If you want an Asian-looking doll for you or your little girl, please watch for the new batches of Madame Alexander that pop up out of nowhere, especially EARLY in the holiday season. American Girl’s “Ivy” is one of their Historical Characters that is always available, at least for now.

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Polka Dots and Pinstripes

Today’s model, Lily, has fair skin that must be protected from the summer sun. Her black hair makes her a perfect candidate for this black and white and gray outfit, Butterick 5864.


I love the pants fabric that consists of small black dots on gray that gives an optical illusion that the dots are textured. The polka dots coordinate beautifully with the pinstripe seersucker hooded jacket.

I like to give props when I can, and this pattern was fun to work with. If I get the opportunity I’ll make this pattern again. Here are some significant tidbits about sewing this outfit:

  • The pattern included a collar that goes on the neckline just above the hood. I added it at first but it looked weird. There was no way to make it lie flat on top of the hood where it joins the neckline.
  • The pattern called for pseudo buttons that are sewn above hidden snaps. I prefer real working button holes whenever possible, and I’m getting pretty good at making buttonholes with my Singer Quantum 9960.
  • These pants are very clever: They have elastic at the back waist with a waistband in the front that covers the raw ends of the elastic. I will probably use this type of waistband with elastic for various kinds of pants in the future.
  • I could have used the polka dots for the hood and the pinstripes for the lining, but I chose the reverse so that the polka dots are more visible around the face. This folded band is stitched down on the ends so that it stays back.


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Mixing Prints with Simplicity 2458

I love mixing prints–or in this case mixing a pinstripe and a print. This Simplicity design 2458 isn’t something I’d normally use. But I think it’s cute:

I have not been satisfied with the fit of most patterns recently, but this one is a gem. The top has elastic inserted in the back near the waist which creates a better fit.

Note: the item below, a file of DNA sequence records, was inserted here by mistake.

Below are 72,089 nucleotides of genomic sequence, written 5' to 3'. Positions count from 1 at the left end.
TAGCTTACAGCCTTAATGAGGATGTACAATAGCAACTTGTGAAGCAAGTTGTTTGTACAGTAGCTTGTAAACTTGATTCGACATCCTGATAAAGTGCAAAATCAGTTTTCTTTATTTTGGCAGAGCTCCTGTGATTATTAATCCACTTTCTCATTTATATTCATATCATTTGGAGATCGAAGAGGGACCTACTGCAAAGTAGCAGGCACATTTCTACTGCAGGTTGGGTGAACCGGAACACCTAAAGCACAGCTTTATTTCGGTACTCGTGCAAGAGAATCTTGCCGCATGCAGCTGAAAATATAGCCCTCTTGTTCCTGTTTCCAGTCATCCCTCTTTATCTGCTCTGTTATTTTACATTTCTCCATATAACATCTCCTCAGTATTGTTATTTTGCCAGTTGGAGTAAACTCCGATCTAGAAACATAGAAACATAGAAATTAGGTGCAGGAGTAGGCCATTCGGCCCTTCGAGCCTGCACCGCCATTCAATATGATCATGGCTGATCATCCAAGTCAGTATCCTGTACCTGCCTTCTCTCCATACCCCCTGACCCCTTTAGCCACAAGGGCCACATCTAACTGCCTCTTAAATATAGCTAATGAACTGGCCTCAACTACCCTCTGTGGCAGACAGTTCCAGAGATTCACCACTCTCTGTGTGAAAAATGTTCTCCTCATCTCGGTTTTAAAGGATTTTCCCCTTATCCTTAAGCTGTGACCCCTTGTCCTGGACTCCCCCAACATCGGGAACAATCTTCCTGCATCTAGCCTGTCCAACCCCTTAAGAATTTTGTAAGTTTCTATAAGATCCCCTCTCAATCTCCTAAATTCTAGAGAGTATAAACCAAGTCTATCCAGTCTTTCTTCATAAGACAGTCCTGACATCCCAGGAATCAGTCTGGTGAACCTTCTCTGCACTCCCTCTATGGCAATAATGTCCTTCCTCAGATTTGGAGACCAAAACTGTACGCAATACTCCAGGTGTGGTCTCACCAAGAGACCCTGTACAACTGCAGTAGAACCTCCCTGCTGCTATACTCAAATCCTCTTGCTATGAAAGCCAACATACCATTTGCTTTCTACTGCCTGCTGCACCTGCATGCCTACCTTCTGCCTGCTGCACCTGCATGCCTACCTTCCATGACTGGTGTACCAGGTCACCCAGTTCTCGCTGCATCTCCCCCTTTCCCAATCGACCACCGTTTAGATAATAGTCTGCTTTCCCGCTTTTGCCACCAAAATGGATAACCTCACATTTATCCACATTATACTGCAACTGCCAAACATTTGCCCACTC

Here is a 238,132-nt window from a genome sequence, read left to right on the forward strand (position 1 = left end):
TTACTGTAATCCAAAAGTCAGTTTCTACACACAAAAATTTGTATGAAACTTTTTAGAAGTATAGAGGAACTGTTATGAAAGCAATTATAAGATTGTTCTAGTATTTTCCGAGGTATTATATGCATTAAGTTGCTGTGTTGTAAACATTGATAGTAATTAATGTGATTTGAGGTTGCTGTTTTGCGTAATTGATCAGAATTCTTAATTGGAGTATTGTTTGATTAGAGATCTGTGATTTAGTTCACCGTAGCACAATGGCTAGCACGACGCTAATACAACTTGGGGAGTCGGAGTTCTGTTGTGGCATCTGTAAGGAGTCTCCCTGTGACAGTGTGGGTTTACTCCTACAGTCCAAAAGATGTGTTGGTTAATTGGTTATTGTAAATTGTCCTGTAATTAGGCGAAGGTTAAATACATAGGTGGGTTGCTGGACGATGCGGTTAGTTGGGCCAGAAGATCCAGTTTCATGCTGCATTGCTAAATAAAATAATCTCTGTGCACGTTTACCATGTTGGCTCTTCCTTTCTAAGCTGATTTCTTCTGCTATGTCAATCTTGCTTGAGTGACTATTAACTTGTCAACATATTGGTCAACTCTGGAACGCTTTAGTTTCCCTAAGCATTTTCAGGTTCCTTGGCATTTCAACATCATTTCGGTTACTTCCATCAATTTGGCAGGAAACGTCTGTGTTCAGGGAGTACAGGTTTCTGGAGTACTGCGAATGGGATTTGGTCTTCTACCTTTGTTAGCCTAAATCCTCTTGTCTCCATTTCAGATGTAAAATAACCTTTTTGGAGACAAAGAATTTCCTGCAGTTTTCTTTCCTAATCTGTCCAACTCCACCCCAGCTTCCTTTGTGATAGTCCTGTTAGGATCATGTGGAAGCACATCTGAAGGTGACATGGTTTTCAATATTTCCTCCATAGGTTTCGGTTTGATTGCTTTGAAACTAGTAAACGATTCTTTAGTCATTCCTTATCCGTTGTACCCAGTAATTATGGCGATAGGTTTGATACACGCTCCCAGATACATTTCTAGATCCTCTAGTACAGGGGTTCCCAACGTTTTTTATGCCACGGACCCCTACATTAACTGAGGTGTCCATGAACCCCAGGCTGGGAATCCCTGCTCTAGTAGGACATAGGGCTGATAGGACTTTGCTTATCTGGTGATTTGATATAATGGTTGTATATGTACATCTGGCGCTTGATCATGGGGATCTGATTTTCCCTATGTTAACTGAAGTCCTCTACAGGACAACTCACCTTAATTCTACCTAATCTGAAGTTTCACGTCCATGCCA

I learned much about ribbon while doing this little exercise. From now on I’ll work exclusively with silk or rayon whenever possible. Polyester can be stiff, and it doesn’t drape the way I’d like it.

I changed my photography set-up, and that was a bad idea. A few unwanted shadows in these photos, but if I wait for perfection, I’ll stand still.

One of the purposes of this blog is to show my setbacks as a doll clothes maker and designer. There is more to learn than I had anticipated but this process has given me the opportunity to see what other doll clothes and patterns are available and what other doll clothes lovers are doing.


Girls Just Want a Fun Hat

Note to self: Do not make this dress pattern again. In fact, toss it into the garbage. My model below looks as cute as a button. I saved her “look” by giving her a hat.

This hat is a strip of velvet knit, folded in half (right sides together) so that the fabric becomes a thinner strip with the ends cut diagonally. I stitched the fabric together on the long edge, leaving an opening in the center, large enough to turn the strip right-side out. I folded this thick velvet strip into four pleats and tacked the pleats together. I gathered a piece of netting down the middle and tacked it onto the velvet. I added a flower, and voila! I attached the hat to the doll’s head with a hat pin.

When I make a new outfit, I try it on all my dolls to see which one looks the best. Any black in the fabric looks best with black hair–or blonde hair. Not brown. I have plenty of beautiful shades of browns and tans for my brown-haired dolls.

Here’s a full shot of the dress, Simplicity 4654. This dress was supposed to be a holiday dress. I’d planned to add a beautiful black sash and bow, but the bodice is far too loose at the seam line under the chest.

I previously made this same pattern in an October 14, 2011, blog entry. I remember thinking that perhaps I’d stretched the fabric. But I was careful this time. The bodice might be loose to ease the fit of the set-in sleeves.

Setting in a woman’s or child’s sleeve is easy. You put a row of basting stitch on the stitch line and ease the sleeve fullness into the bodice without making an ugly tuck in the sleeve. With doll sleeves, it’s easy to make an unwanted tuck in the under-arm area of the bodice. I notice that most of the sleeves of the eight-inch Madame Alexander costumes are very full and gathered. These full sleeves are probably easier to sew.

Any suggestion for perfecting the setting in of doll clothes sleeves would be appreciated.